Executive/Organizational Leadership – Dental


Included Workshops

Managing Human Capital


People are the most valuable asset of any business, but they are also the most unpredictable, and the most difficult asset to manage. And although managing people well is critical to the health of any organization, most managers don't get the training they need to make good management decisions. The RII has designed this course to introduce you to the key elements of managing people. Based on a popular course at Wharton, this course will teach you how to motivate individual performance and design reward systems, how to design jobs and organize work for high performance, how to make good and timely management decisions, and how to design and change your organization’s architecture. By the end of this course, you'll have developed the skills you need to start motivating, organizing, and rewarding people in your organization so that you can thrive as a business and as a social organization.

Topics Include:

  • Motivation and Reward
  • Tasks, Jobs and System at work
  • Making Good Timely Management Decisions
  • Designing and Changing the Organizational Architecture

Collaborative Leadership

Collaborative Leadership

Each component of the premise is important:

You must bring the appropriate people together – the collaboration must be broadly inclusive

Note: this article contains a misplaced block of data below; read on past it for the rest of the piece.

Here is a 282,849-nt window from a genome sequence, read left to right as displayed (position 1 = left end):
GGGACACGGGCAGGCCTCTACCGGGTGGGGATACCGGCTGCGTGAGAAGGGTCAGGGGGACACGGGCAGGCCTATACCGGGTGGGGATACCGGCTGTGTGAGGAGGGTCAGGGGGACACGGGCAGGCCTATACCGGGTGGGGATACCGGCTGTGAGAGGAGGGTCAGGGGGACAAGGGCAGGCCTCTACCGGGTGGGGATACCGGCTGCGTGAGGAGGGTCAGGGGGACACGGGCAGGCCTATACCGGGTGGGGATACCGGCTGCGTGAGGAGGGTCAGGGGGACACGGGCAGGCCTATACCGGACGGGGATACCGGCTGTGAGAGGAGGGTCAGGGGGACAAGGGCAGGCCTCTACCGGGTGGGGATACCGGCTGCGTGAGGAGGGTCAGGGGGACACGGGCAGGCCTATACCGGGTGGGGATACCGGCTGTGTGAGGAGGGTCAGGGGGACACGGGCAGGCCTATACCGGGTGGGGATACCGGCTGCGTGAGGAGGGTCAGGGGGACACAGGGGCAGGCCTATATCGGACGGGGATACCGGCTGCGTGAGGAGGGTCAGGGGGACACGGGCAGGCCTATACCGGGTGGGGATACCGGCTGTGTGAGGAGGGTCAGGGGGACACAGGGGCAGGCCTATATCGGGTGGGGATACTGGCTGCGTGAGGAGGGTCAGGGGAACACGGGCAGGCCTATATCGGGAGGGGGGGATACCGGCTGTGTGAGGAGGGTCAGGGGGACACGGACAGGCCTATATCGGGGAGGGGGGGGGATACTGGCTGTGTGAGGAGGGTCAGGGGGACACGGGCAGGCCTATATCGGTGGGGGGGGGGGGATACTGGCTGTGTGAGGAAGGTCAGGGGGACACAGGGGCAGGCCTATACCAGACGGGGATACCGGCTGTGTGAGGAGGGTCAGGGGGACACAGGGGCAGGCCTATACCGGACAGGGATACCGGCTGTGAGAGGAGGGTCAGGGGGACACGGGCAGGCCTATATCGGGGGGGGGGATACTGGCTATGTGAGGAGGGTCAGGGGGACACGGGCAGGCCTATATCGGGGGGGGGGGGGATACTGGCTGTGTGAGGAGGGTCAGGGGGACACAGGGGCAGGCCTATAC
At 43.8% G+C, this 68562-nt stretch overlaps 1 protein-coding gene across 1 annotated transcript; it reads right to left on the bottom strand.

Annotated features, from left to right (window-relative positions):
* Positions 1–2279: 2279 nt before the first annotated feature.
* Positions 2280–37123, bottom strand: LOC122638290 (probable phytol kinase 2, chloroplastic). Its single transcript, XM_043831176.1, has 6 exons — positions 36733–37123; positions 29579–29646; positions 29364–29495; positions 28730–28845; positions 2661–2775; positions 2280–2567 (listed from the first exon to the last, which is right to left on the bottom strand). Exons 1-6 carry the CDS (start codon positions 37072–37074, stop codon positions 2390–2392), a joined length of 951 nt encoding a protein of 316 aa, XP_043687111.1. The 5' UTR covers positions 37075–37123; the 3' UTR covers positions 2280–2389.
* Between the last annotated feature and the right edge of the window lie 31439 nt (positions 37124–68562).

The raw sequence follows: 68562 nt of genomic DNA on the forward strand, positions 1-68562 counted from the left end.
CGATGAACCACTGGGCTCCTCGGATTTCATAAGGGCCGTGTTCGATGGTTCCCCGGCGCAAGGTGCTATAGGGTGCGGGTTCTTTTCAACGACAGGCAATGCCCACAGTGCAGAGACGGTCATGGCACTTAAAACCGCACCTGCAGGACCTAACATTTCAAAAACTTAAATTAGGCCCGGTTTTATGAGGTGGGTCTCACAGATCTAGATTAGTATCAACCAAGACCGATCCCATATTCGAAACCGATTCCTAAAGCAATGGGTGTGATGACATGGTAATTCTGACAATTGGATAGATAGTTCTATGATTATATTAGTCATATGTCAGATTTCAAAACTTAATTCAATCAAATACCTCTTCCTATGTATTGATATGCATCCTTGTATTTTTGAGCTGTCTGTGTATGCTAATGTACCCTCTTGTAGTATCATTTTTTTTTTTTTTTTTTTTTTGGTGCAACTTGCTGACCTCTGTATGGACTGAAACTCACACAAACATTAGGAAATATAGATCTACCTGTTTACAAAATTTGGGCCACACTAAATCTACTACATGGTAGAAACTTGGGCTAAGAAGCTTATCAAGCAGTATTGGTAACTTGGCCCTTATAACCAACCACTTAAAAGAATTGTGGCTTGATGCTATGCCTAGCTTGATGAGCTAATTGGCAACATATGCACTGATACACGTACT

You must bring people together in constructive ways – design the process so that it can deal with different understandings of the issues, varying degrees of trust, and so that the process encourages people to work together

Good information is critical to good decision-making – Involve experts in the process as informers, rather than drivers of the process

The traditional concept of leadership is that of the heroic leader – they have a vision, they assert it, they persuade us, and they gain followers. Collaborative leadership turns that concept upside down simply by saying that if we bring good people together in constructive ways, we will be able to make conscious, inclusive decisions.

We need to remember that how we decide is as important as what we decide. We often choose to focus on a solution rather than a process that brings us to a solution. Collaboration is more than a tool in a toolbox. When collaboration works, it reproduces and builds the characteristics of civic community, allowing us to deal with future issues in constructive ways. Collaboration builds social capital. Collaboration is the new leadership.

Organizational Leadership

Organizational Leadership

Vision Mission Values

Defining clear vision, mission, and value statements creates a climate of focus and direction for an organisation. Developing and communicating these statements in a team environment increases buy-in and helps align individual performance with strategic goals.

Strategic Planning

Strategic planning used to be about identifying key activities that would successfully help the organisation survive from year to year. Today, strategic planning is about challenging the way things are done, the way the organisation operates, and sparking a revolution within the organisation to become what it may not be today. Strategic planning is more than just a list of short term goals and activities. It is about aligning short term objectives to achieve long-term success.